May 12, 2009
Polumbaum testifies on Chinese propaganda
In theory, the Communist Party and government control mainland China's media, but journalists there aren't necessarily maidservants of national strategy, University of Iowa research suggests.
"As with individuals in bureaucratic agencies, individual mass communicators also have varied ideas and approaches to their work that may put them at odds, directly or indirectly, with official dictates," said Judy Polumbaum, a professor in the School of Journalism and Mass Communication in the UI College of Liberal Arts and Sciences.
Polumbaum's research was detailed in a report to the U.S.-China Economic and Security Review Commission about China's external propaganda, and she delivered expert testimony at the commission's April 30 hearing in Washington, D.C. The commission monitors, investigates and makes recommendations to Congress regarding national security implications of the economic relationship between the United States and China.
Polumbaum is the author of the 2008 book "China Ink: The Changing Face of Chinese Journalism," based on interviews with 20 young Chinese journalists. She has worked for English-language news organizations in China, and during the 2008 Summer Olympics she arranged for more than 20 UI students to work as media volunteers with the Olympic News Service in Beijing.
The news is state-controlled, but there is evidence of competing agendas and outlooks within the government. Vying views at various levels of government, across agencies, or among individuals frequently influence messages, she said.
"Contrary to what one might expect in a nation so authoritarian in structure, the country is full of scofflaws," Polumbaum wrote. "There are good reasons the irrepressibly mischievous character of the Monkey King is such a beloved folk icon in China."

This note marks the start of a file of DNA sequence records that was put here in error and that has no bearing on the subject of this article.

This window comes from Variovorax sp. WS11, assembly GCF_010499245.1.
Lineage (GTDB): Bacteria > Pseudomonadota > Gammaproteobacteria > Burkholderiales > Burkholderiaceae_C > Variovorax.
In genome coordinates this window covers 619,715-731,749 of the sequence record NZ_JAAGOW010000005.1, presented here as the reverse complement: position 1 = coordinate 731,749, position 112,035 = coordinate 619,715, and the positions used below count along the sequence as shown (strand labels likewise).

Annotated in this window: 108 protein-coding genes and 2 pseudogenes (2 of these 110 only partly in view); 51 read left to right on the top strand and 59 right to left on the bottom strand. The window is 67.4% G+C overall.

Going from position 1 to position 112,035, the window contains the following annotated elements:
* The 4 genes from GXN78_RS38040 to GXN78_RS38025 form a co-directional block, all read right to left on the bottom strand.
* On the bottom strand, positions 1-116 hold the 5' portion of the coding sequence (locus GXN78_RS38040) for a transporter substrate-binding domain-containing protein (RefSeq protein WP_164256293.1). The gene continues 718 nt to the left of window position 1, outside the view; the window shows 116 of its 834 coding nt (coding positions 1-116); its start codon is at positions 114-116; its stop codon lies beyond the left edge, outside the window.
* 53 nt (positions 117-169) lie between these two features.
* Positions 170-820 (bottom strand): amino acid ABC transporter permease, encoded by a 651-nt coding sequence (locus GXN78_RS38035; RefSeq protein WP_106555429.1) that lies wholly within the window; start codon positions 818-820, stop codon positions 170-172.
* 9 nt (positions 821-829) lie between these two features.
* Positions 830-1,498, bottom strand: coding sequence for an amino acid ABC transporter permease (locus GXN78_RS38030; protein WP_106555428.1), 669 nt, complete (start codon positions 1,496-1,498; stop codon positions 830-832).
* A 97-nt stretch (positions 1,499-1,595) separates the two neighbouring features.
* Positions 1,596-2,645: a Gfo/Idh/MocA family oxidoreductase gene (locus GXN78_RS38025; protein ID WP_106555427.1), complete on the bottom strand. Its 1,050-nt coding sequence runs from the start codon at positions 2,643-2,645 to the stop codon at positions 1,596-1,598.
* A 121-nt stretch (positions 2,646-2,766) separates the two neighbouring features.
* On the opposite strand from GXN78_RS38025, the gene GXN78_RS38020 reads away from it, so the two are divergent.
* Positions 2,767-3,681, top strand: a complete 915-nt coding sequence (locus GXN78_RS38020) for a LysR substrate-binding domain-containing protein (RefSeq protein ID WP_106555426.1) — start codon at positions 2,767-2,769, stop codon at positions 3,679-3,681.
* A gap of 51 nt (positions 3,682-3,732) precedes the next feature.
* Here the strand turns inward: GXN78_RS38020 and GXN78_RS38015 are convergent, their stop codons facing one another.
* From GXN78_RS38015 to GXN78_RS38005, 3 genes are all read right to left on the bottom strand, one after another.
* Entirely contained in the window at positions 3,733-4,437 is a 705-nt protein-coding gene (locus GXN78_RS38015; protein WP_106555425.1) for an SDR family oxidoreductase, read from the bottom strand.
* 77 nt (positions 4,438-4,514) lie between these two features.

Polumbaum's research shows that primary audiences for Chinese propaganda include foreigners in China -- teachers, students, diplomats, business people and international correspondents. Chinese propaganda is generated in hopes of explaining China's policies and programs to outsiders, to interject China's voice and perspectives into the international arena, and to influence or manipulate international opinion -- a goal Polumbaum considers unlikely.
Themes of Chinese propaganda include rants aimed at the West, appreciation of its ancient culture, and stories of modernization and international citizenship.
"The 2008 Beijing Olympics, of course, provided a good vehicle for messages of glorious tradition and vigorous modernization," she wrote.
Polumbaum said the most important ramifications of China's expanded external communication efforts might be unintentional. As more individuals and institutions are brought into the effort improving communication there -- which requires dealing in foreign languages with foreign people and cultures -- the more potential there is for the Chinese to learn about the rest of the world.
STORY SOURCE: University of Iowa News Services, 300 Plaza Centre One, Suite 371, Iowa City, Iowa 52242-2500.
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